then the direct function can be computed shortly but the inverse one is
practically non-computable. Consider, for example, a supercomputer that
multiplies two 90-digit numbers for sec (for contemporary computers
it is not achievable). To compute (2.3) such a computer will require

=6* sec
Tdir, = 600 *

but to compute (2.4)

qnv. = 1031 sec,

i.e. more than years. We see that computation of inverse functions is
practically impossible if the length of numbers is about 90 decimal digits
and the use of parallel and distributed systems does not essentially affect
the situation. In the example considered, we assumed that the inverse func-
tion was computed for 2Jir operations. At present time “faster” methods
for computing discrete logarithms are known but the pattern is the same:
the number of required operations is far greater than 2logp. So, we can
conclude that the function (2.3) is indeed one-way with the only one reser-
vation: nobody has strictly proved that the inverse function (2.4) cannot
in principle be computed as fast as the direct function.
Now we shall use the one-way function (2.3) for solving all three prob-
lems stated in the beginning of the section, though taking into account that
any other one-way function may be used instead.
Begin with storing passwords in a computer. The solution of the prob-
lem is based on the idea that passwords are not stored at all! To log in
to the computer the user types in his/her login name and password. Let,
for instance, the login name be “fruit” and the password “apricot”. The
Public Key Cryptosystems 11

computer treats the word “apricot” as the binary record of the number x
and computes (2.3), where a and p are two non-secret numbers, perhaps,
publicly known. After that the computer creates and stores the pair (login
name, y), where y is obtained from (2.3) under x = password. Upon the
user™s login, after entering the pair (“fruit”, “apricot”),the computer finds
by (2.3) a new value ynew under x =“apricot” and compares it with the y
already stored in the memory. If ynew is the same as the y corresponding
to the specified login name the user is admitted to the system. Otherwise,
the access is denied.
Eve might try to find x if she somehow learned y. However we have seen
years. In
that even with 90-digit numbers it would require more than
that way, the presented scheme of storing passwords is reliable and used in
many operating systems.
Let us discuss a solution of the second problem (a plane and air defence).
One can use the following method. Each “legitimate” plane is assigned a
secret name (i.e. password) which is known only to the air defence system
and to the pilot (or, more precisely, to the on-board computer). Let, for
instance, one of the planes be assigned the secret name FALCON and the
plane is approaching the border on February 1, 2005 at 12:45. Then the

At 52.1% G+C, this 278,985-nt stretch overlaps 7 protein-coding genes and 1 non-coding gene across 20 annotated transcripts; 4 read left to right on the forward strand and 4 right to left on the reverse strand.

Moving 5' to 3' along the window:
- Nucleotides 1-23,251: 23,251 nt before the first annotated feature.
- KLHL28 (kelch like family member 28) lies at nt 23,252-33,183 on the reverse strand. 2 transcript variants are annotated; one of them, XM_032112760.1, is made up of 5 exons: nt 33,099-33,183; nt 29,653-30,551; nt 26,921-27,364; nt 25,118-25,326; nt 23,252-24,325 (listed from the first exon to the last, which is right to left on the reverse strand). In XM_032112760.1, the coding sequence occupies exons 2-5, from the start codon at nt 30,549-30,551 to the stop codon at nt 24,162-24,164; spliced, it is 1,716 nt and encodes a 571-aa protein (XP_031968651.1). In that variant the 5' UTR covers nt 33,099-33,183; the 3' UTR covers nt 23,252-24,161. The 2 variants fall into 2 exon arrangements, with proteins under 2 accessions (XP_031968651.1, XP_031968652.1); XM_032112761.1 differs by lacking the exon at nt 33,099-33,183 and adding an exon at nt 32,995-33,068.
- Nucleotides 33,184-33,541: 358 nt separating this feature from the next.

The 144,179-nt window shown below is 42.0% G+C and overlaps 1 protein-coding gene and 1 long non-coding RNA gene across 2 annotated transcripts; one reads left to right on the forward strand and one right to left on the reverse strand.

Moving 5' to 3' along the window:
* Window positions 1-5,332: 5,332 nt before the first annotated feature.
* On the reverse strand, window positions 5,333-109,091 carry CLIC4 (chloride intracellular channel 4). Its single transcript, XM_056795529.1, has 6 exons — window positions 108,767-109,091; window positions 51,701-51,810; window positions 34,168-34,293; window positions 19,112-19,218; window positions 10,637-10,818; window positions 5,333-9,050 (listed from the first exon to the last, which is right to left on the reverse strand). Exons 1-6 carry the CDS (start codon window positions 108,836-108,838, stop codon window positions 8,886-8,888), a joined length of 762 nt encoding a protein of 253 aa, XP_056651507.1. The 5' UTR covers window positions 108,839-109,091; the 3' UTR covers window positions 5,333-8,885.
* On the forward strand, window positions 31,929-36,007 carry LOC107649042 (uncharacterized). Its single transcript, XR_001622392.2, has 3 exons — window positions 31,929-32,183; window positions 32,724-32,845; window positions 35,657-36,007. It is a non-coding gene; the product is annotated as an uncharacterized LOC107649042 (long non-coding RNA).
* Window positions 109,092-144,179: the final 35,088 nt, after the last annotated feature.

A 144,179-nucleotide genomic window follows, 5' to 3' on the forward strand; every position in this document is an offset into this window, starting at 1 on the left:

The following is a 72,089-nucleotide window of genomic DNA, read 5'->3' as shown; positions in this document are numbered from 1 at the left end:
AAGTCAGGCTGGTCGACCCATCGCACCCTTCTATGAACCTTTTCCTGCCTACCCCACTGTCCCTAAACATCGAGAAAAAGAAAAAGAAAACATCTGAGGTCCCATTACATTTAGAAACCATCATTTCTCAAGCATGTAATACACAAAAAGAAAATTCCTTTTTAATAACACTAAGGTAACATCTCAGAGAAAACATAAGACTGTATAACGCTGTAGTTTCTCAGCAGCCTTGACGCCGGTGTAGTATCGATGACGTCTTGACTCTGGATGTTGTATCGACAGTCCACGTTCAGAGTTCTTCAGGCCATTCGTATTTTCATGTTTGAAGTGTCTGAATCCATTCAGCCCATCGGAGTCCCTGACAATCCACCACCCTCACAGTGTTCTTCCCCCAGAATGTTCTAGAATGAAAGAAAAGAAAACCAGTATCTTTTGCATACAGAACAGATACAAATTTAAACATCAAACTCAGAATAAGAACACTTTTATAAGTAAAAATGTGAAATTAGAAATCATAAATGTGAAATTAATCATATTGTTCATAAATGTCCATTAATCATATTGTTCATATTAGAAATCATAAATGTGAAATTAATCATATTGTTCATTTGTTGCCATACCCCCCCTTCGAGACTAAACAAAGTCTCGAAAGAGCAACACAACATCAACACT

on-board computer constructs the word

12 45
FALCON 05 02 01
(name year hours minutes).

In other words, the on-board computer, as well as the radar system,
append the timestamp to the name. Now they treat the word obtained as
the number x and compute y = a” modp, where a and p are non-secret.
After that the plane communicate the number y to the radar system. The
latter compares its own y to the received value. If both values are equal
the plane is admitted as legitimate.
The enemy cannot break this system. Indeed, on the one hand, she
does not know the secret name FALCON and cannot recover it from y,
years. On the other hand, she
since finding x given y requires, say,
cannot replay the same y in the future as the response to the radar system
since the time of crossing border will never be the same and the subsequent
values of y will differ from the one stored by the enemy.
This way of solution of the “air defence” problem requires precise syn-
chronisation of the clocks on the plane and in the radar system. The issue
can be easily settled. For instance, the navigation control service period-
Basics of Contemporary Cryptography for IT Practitioners

ically transmits timestamps and all radars and planes use these to syn-
chronise their clocks. But there are more delicate issues. A timestamp is
appended to the word x in order to make all computed values of y differ-
ent and to preclude replaying by the enemy. However the enemy may try
to replay y immediately within the current minute. How to prevent this
opportunity? This is the first question. The other difficulty arises in a
situation when the plane sends the number y in the end of 45-th minute,
and the radar receives it in the beginning of 46-th. We give the reader an
opportunity independently to offer a variant of the solution t o these issues.
The other way of solution of the “air defence” problem is possible if we
use an extra communications channel for transmitting data from the radar
system to the plane. As before, each “legitimate” plane is assigned a secret
name such as FALCON which is also known to the radar. Having located
a target, the radar sends a randomly generated number u (“challenge”).
The plane computes y = a” mod p , where x is the secret word (FALCON)
and communicates y (“response”) to the radar. The radar performs the
same computations and compares the received and computed values of y.
In this scheme, synchronising clocks is not needed but, as earlier, the enemy
cannot replay y since the radar sends a different challenge ( u ) each time.
It is interesting, that this problem, apparently, was historically the first to
be solved with the aid of one-way functions.
The third problem is solved absolutely similarly and both methods of
transmitting passwords are applicable and used in practical network proto-

The First Public Key System - DiffieHellman K e y